OPINION: Tennis is best at serving an ace into its own foot and racquet into its mouth. Forget about the alphabet soup of acronyms from ATP, ITF, TA, WTA etc which run the sport into confusion, it's the late, late nights which don't help.
This time it's the Australian Open second round match featuring Aussie-born Brit, Jo Konta against former world Number 1, Garbine Muguruza of Spain. And all credit should got to both players who put on a great display of tennis considering their match started at 12.30am Melbourne time.
Unfortunately, instead of being played in front of a large audience which the match deserved, they found themselves in front of a sparsely occurpied hardy/silly few spectators.
Sure there were some long matches on the same court and a very short rain delay which held things up, but that's not an excuse.
Eventually the match ended with the Spaniard winning 6-4, 6-7 (3) 7-5 after two hours 42 minutes at 3.12am local time.
There were plans to shift the court from Margaret Court Arena to Court 3 earlier in the evening, however, bizarrely it was found there was too much seagull poo on the court and it was too difficult to clean off. Seriously you can't make this stuff up.
There were other big courts still available, but not used.
Yes Konta receives A$106,000 for losing in the second round and some are saying that's enough to get over sleep deprivation. Actually it's not. When you're an athlete who plans your day, or several days around a match it's unhealthy. Konta even said as much on BBC Radio 5 Live.
"I don't agree with athletes having to physically exert themselves in the wee hours of the morning. I don't think it's healthy. I think it's quite dangerous."
But it's not just Konta or Muguruza who should be considered or taken pity. There are ballkids on the court and they also need to be picked up and taken home afterwards. What about the lines people, court service crew, TV commentators, tournament doctors, physios, transportation staff, transcribers in the media, media staff, British and Spanish media, racquet stringers and the list goes on. And all of these groups listed don't get paid well and do have to turn up the next day.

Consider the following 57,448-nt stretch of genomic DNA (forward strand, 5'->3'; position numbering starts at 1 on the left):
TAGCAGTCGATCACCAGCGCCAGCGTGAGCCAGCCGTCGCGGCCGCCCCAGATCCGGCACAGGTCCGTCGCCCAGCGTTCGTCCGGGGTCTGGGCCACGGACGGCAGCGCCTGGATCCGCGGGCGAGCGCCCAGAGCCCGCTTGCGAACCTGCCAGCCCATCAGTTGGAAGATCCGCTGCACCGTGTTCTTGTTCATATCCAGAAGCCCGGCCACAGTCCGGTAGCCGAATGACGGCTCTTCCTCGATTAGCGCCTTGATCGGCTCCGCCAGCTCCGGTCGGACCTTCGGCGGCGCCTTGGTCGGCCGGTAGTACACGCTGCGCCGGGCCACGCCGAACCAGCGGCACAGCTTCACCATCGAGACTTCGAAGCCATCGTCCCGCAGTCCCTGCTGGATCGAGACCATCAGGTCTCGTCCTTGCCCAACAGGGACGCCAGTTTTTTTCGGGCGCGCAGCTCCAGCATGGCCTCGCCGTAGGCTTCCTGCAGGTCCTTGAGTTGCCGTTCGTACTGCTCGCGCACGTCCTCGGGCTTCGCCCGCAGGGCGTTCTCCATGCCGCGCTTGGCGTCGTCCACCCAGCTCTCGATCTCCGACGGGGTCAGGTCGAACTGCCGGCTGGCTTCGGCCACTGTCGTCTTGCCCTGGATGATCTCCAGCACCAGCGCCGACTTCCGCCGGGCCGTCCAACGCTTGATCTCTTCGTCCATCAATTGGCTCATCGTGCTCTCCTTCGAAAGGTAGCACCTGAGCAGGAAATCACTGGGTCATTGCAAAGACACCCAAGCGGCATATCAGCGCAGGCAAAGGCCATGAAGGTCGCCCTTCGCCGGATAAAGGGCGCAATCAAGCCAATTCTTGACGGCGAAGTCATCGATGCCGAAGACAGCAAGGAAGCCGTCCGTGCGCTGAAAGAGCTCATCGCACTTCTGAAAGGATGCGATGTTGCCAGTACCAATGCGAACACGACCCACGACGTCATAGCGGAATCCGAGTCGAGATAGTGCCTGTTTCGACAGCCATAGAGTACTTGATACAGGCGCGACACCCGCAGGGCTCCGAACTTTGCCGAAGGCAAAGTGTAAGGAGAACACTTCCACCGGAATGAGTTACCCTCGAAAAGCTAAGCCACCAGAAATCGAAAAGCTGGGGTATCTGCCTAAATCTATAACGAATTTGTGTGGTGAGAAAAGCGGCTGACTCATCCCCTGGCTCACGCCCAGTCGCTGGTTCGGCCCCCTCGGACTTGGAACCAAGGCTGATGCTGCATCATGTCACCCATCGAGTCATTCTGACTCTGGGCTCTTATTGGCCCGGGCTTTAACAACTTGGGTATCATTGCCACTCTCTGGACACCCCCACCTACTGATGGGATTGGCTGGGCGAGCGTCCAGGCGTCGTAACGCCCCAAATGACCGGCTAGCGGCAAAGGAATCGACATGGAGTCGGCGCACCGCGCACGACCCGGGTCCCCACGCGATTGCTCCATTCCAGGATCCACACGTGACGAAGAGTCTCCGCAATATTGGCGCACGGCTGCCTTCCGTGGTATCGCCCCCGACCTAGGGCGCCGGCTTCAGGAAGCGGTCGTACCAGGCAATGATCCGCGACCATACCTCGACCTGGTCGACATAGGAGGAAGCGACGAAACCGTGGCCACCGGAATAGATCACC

Could the players have been re-scheduled for the next day? Yes. Would it have disrupted ticketing or TV? Perhaps a little, but nothing to the extent which it was in the end.
It seems like the tournament director and tournament referee take pleasure in their late nights and wants to be known for going longer than rival the US Open.
Surprisingly, for many, this match wasn't the latest at the Aussie Open. Wahoo! We have a record, let's celebrate, oops no we can't, we've fallen asleep.
The latest finish in Australian Open history was a 2008 third-round match between Lleyton Hewitt and Marcos Baghdatis that ended at 04:34 - and there was a media conference after that.
From personal experience the rest of the day was a blur. Hewitt lost the next round. The previous latest start for a women's match was 11.59pm last year.
Odds are that Muguruza will lose her third round match to Swiss player Timea Bacsinszky.
If TV money was behind the match being played then the contest in question would have missed the bulk of the valuable Asian audience for the Aussie Open which is two hours behind Melbourne.
A solution? Grow up Australian Open. Matches like this do nothing but feed your own ego and create more issues than they solve.
Dave Worsley is a Newshub sports reporter, covering his 21st Australian Open.